Research on high school dropouts has largely focused on dropout prevention and the identification of risk factors that contribute to leaving school early. While the long-term prognosis of dropouts is often very poor, some individuals manage to change course and return for additional education later in life. In this exploratory qualitative study, five individuals who successfully returned for additional education and continued on to higher education were interviewed. Self-Determination Theory was used to analyze the data, which were examined for the decision-making processes that led to the changes in direction, and the factors that contributed most to facilitating their transitions. Overall, the participants followed similar stages of growth, and ultimately arrived at a turning point that resulted in their new directions. Several themes emerged from their stories, including the need for sufficient social capital, the significance of family and friends, the importance of taking responsibility, and overcoming previous negative experiences.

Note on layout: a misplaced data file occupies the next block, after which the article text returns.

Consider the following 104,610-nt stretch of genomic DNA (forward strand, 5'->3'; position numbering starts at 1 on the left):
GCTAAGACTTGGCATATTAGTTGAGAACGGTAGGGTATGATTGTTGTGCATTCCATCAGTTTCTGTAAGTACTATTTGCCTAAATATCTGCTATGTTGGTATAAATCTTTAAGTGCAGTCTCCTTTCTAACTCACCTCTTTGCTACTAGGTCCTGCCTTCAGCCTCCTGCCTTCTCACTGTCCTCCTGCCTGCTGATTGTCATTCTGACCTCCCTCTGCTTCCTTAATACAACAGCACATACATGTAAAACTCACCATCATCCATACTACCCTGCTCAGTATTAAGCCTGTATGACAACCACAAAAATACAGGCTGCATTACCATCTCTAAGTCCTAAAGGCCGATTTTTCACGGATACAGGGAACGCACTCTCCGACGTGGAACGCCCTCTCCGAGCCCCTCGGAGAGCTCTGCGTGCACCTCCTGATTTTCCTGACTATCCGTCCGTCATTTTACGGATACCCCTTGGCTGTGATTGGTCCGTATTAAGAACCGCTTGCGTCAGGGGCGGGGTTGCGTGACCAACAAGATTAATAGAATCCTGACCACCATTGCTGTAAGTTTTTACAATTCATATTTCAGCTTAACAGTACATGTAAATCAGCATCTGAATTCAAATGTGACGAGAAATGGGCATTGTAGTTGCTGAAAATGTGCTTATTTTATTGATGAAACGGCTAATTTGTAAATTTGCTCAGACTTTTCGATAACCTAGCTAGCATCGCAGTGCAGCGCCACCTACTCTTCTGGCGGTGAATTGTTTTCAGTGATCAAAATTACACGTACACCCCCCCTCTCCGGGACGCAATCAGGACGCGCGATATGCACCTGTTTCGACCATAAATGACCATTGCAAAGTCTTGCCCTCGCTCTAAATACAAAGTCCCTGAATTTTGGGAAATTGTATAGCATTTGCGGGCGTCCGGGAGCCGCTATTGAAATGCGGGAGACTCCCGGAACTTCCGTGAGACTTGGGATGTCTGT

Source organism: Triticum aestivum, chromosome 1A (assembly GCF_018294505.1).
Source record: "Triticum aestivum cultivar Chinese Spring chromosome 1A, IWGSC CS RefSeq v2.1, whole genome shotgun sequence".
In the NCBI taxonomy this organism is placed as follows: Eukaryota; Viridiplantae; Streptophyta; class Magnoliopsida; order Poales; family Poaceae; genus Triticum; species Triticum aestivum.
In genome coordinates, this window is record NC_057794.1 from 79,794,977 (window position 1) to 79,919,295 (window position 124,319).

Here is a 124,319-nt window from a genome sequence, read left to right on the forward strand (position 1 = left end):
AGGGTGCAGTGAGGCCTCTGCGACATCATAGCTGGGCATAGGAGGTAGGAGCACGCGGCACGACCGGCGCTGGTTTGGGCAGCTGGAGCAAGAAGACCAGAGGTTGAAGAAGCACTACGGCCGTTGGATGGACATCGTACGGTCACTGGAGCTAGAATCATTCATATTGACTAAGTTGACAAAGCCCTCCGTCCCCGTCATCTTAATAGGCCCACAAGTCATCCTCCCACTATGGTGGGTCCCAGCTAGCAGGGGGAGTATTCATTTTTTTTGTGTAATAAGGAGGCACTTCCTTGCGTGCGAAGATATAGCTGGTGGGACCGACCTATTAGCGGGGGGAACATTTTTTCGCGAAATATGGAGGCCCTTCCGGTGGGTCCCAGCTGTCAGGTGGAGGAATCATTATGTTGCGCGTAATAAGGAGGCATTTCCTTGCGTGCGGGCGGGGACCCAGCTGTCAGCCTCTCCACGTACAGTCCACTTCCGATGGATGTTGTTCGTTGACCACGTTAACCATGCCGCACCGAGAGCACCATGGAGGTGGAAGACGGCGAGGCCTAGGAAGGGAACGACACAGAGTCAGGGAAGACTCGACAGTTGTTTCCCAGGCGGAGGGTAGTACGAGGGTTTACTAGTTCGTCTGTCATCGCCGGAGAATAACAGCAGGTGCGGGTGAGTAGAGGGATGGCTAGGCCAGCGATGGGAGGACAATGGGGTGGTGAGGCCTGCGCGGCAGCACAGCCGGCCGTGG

|Advisor:||Summers, Jessica J.|
|Commitee:||Legg Burross, Heidi, Rubinstein-Avila, Eliane B.|
|School:||The University of Arizona|
|School Location:||United States -- Arizona|
|Source:||MAI 49/03M, Masters Abstracts International|
|Keywords:||Dropouts, GED, Motivation, Self-determination theory, Social capital|
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